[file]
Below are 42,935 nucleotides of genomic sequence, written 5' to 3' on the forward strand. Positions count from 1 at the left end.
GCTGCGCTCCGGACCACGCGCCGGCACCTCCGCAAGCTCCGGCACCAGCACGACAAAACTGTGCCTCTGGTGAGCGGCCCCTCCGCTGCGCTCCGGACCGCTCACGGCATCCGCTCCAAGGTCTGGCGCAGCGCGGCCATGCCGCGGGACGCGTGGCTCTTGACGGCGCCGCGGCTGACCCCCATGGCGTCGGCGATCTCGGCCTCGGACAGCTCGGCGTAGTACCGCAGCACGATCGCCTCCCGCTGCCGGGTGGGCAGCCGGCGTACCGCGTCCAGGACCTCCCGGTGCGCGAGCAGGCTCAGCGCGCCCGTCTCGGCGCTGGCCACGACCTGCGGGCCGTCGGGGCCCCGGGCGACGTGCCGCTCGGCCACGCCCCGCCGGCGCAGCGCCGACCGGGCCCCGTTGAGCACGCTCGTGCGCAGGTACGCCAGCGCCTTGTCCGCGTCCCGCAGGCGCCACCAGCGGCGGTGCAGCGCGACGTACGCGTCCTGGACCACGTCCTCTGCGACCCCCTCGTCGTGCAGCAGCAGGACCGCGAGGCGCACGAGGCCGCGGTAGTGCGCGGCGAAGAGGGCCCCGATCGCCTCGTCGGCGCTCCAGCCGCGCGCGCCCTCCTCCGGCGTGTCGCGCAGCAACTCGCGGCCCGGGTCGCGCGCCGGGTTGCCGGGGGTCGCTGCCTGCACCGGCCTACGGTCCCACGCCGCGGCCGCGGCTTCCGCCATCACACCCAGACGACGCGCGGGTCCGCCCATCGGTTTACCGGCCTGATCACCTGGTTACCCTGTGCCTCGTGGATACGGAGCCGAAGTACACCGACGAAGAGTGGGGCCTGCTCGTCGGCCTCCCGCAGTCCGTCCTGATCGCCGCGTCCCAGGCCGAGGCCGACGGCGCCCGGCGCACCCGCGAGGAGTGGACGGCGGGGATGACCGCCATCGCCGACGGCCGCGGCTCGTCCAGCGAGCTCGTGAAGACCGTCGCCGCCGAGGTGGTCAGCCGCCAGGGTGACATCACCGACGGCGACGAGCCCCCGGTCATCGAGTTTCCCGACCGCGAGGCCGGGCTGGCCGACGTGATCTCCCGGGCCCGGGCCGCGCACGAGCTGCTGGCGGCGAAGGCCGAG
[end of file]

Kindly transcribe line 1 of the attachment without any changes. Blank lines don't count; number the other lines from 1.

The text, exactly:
Below are 42,935 nucleotides of genomic sequence, written 5' to 3' on the forward strand. Positions count from 1 at the left end.